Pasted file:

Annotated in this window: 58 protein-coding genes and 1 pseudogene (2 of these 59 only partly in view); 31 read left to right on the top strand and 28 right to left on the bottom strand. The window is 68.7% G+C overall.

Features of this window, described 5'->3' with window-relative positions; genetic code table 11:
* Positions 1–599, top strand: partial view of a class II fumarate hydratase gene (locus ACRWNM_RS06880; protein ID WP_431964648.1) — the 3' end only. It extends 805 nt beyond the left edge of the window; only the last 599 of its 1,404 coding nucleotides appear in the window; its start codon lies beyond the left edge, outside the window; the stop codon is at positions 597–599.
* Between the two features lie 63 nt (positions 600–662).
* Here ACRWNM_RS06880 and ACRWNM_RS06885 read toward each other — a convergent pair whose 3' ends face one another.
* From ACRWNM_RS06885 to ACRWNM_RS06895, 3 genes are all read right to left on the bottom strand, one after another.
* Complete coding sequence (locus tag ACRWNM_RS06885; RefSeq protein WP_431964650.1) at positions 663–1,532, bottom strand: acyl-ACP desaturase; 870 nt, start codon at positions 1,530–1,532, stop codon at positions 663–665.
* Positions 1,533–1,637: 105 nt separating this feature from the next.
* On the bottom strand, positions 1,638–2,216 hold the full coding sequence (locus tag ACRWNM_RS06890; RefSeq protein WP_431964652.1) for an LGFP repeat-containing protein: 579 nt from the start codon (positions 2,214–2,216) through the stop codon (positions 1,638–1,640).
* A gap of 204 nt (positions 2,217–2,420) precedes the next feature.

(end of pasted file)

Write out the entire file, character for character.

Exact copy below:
Annotated in this window: 58 protein-coding genes and 1 pseudogene (2 of these 59 only partly in view); 31 read left to right on the top strand and 28 right to left on the bottom strand. The window is 68.7% G+C overall.

Features of this window, described 5'->3' with window-relative positions; genetic code table 11:
* Positions 1–599, top strand: partial view of a class II fumarate hydratase gene (locus ACRWNM_RS06880; protein ID WP_431964648.1) — the 3' end only. It extends 805 nt beyond the left edge of the window; only the last 599 of its 1,404 coding nucleotides appear in the window; its start codon lies beyond the left edge, outside the window; the stop codon is at positions 597–599.
* Between the two features lie 63 nt (positions 600–662).
* Here ACRWNM_RS06880 and ACRWNM_RS06885 read toward each other — a convergent pair whose 3' ends face one another.
* From ACRWNM_RS06885 to ACRWNM_RS06895, 3 genes are all read right to left on the bottom strand, one after another.
* Complete coding sequence (locus tag ACRWNM_RS06885; RefSeq protein WP_431964650.1) at positions 663–1,532, bottom strand: acyl-ACP desaturase; 870 nt, start codon at positions 1,530–1,532, stop codon at positions 663–665.
* Positions 1,533–1,637: 105 nt separating this feature from the next.
* On the bottom strand, positions 1,638–2,216 hold the full coding sequence (locus tag ACRWNM_RS06890; RefSeq protein WP_431964652.1) for an LGFP repeat-containing protein: 579 nt from the start codon (positions 2,214–2,216) through the stop codon (positions 1,638–1,640).
* A gap of 204 nt (positions 2,217–2,420) precedes the next feature.